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Allen M. v. Berryhill

United States District Court, W.D. Virginia, Roanoke Division

August 13, 2018

ALLEN M.,[1] Plaintiff,
v.
NANCY A. BERRYHILL, Acting Commissioner of Social Security, Defendant.

          REPORT AND RECOMMENDATION

          ROBERT S. BALLOU UNITED STATES MAGISTRATE JUDGE

         Plaintiff Allen M. (“Allen”) filed this action challenging the final decision of the Commissioner of Social Security (“Commissioner”) determining that he was not disabled and therefore not eligible for disability insurance benefits (“DIB”) under the Social Security Act (“Act”). 42 U.S.C. §§ 401-433. Specifically, Allen alleges that the Administrative Law Judge (“ALJ”) failed to properly evaluate his visual limitations and erred in giving less weight to the opinion of the consultative examiner. I conclude that substantial evidence supports the Commissioner's decision on all grounds. Accordingly, I RECOMMEND DENYING Allen's Motion for Summary Judgment (Dkt. 12), and GRANTING the Commissioner's Motion for Summary Judgment (Dkt. 14).

         STANDARD OF REVIEW

         This Court limits its review to a determination of whether substantial evidence exists to support the Commissioner's conclusion that Allen failed to demonstrate that he was disabled under the Act.[2] Mastro v. Apfel, 270 F.3d 171, 176 (4th Cir. 2001). “Substantial evidence is such relevant evidence as a reasonable mind might accept as adequate to support a conclusion; it consists of more than a mere scintilla of evidence but may be somewhat less than a preponderance.” Craig v. Chater, 76 F.3d 585, 589 (4th Cir. 1996) (internal citations omitted). The final decision of the Commissioner will be affirmed where substantial evidence supports the decision. Hays v. Sullivan, 907 F.2d 1453, 1456 (4th Cir. 1990).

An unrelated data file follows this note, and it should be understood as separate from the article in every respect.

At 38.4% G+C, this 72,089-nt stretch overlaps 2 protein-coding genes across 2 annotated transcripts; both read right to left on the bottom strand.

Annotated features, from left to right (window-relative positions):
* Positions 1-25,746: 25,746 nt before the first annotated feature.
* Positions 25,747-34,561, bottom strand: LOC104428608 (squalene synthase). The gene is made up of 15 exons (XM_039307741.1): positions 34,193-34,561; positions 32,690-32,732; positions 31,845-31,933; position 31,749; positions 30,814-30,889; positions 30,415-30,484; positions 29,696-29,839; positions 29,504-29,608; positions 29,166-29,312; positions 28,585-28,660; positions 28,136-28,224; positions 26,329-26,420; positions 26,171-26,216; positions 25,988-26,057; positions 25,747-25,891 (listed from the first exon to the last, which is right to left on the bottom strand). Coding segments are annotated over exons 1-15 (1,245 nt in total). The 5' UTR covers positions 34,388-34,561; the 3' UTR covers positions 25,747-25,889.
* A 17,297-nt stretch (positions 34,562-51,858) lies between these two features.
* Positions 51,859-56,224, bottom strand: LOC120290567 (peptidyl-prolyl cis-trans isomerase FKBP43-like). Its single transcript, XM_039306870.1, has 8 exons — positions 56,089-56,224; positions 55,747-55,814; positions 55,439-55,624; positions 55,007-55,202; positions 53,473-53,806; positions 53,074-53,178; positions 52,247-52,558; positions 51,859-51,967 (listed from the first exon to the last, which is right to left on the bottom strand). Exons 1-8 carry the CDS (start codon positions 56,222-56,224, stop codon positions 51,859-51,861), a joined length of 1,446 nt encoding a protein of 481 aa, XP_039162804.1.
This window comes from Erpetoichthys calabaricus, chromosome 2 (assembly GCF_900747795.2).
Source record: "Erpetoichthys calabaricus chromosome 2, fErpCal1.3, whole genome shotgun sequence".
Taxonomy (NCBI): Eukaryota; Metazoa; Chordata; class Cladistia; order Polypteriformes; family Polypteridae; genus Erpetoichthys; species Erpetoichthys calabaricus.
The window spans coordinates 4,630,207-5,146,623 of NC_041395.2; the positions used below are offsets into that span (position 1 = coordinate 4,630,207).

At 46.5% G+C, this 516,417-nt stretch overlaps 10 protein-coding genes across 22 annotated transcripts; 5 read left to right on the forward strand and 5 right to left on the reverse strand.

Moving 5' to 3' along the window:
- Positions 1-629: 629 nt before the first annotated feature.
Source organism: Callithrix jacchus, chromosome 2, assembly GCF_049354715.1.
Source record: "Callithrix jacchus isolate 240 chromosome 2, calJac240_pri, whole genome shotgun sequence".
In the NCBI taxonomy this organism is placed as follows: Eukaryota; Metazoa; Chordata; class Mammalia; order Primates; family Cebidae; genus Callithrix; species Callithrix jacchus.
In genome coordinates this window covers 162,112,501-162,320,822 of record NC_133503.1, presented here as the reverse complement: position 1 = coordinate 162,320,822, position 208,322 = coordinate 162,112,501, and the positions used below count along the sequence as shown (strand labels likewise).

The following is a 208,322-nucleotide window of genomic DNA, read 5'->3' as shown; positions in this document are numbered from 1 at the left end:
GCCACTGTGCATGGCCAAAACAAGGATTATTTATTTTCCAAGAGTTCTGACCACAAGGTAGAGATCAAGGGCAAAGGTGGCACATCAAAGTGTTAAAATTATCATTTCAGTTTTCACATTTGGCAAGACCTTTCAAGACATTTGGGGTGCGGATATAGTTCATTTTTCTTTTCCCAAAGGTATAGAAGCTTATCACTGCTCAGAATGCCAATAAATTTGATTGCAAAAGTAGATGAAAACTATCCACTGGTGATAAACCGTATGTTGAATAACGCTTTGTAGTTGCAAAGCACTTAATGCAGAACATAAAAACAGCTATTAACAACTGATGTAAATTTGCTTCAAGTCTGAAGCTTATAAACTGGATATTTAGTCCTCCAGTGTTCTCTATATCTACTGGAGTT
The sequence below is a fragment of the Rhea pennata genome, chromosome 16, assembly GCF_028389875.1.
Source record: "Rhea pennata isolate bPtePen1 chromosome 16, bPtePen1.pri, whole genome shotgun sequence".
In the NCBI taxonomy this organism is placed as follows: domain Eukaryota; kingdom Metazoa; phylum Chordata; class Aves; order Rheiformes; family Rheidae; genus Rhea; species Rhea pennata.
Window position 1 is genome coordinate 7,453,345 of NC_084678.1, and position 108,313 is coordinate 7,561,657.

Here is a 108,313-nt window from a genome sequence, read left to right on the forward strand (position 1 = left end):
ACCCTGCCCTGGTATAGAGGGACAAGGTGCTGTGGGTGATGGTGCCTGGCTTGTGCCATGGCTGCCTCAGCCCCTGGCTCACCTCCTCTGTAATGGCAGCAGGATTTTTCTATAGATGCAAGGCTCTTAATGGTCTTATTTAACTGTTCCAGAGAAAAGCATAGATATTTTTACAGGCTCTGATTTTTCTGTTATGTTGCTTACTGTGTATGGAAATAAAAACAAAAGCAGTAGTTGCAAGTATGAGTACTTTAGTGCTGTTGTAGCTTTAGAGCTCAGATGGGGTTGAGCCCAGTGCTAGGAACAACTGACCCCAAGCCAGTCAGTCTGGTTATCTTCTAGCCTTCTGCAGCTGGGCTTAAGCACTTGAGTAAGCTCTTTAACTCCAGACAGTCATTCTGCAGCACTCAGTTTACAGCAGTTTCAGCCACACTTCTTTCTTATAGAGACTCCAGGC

CLAIM HISTORY

         Allen protectively filed for DIB on May 10, 2013, claiming that his disability began on December 4, 2012.[3] R. 212. The Commissioner denied the application at the initial and reconsideration levels. R. 85, 101. On May 18, 2016, ALJ Thomas W. Erwin held an administrative hearing to consider Allen's disability claim. R. 32-63. Allen was represented by an attorney at the hearing, which included testimony from Allen and vocational expert Mark Hileman. Id.